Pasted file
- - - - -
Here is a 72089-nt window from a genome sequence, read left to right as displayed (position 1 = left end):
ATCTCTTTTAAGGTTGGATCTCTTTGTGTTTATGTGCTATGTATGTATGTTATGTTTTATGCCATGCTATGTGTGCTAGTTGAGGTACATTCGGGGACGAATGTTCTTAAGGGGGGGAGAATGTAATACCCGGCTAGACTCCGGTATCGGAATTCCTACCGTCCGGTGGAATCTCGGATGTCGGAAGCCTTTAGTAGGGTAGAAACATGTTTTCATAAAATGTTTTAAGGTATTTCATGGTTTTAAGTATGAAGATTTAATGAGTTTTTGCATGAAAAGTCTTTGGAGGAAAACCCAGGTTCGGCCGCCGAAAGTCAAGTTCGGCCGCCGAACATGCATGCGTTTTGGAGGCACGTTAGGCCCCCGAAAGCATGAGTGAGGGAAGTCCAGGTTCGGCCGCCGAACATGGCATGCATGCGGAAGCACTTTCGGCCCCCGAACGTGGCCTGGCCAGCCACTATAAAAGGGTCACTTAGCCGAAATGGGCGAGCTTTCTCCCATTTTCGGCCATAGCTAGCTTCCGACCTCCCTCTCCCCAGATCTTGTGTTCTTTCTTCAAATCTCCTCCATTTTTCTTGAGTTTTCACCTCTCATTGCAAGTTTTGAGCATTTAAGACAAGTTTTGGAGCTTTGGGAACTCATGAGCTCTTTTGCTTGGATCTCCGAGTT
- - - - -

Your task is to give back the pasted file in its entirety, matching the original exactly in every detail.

Here is a 72089-nt window from a genome sequence, read left to right as displayed (position 1 = left end):
ATCTCTTTTAAGGTTGGATCTCTTTGTGTTTATGTGCTATGTATGTATGTTATGTTTTATGCCATGCTATGTGTGCTAGTTGAGGTACATTCGGGGACGAATGTTCTTAAGGGGGGGAGAATGTAATACCCGGCTAGACTCCGGTATCGGAATTCCTACCGTCCGGTGGAATCTCGGATGTCGGAAGCCTTTAGTAGGGTAGAAACATGTTTTCATAAAATGTTTTAAGGTATTTCATGGTTTTAAGTATGAAGATTTAATGAGTTTTTGCATGAAAAGTCTTTGGAGGAAAACCCAGGTTCGGCCGCCGAAAGTCAAGTTCGGCCGCCGAACATGCATGCGTTTTGGAGGCACGTTAGGCCCCCGAAAGCATGAGTGAGGGAAGTCCAGGTTCGGCCGCCGAACATGGCATGCATGCGGAAGCACTTTCGGCCCCCGAACGTGGCCTGGCCAGCCACTATAAAAGGGTCACTTAGCCGAAATGGGCGAGCTTTCTCCCATTTTCGGCCATAGCTAGCTTCCGACCTCCCTCTCCCCAGATCTTGTGTTCTTTCTTCAAATCTCCTCCATTTTTCTTGAGTTTTCACCTCTCATTGCAAGTTTTGAGCATTTAAGACAAGTTTTGGAGCTTTGGGAACTCATGAGCTCTTTTGCTTGGATCTCCGAGTT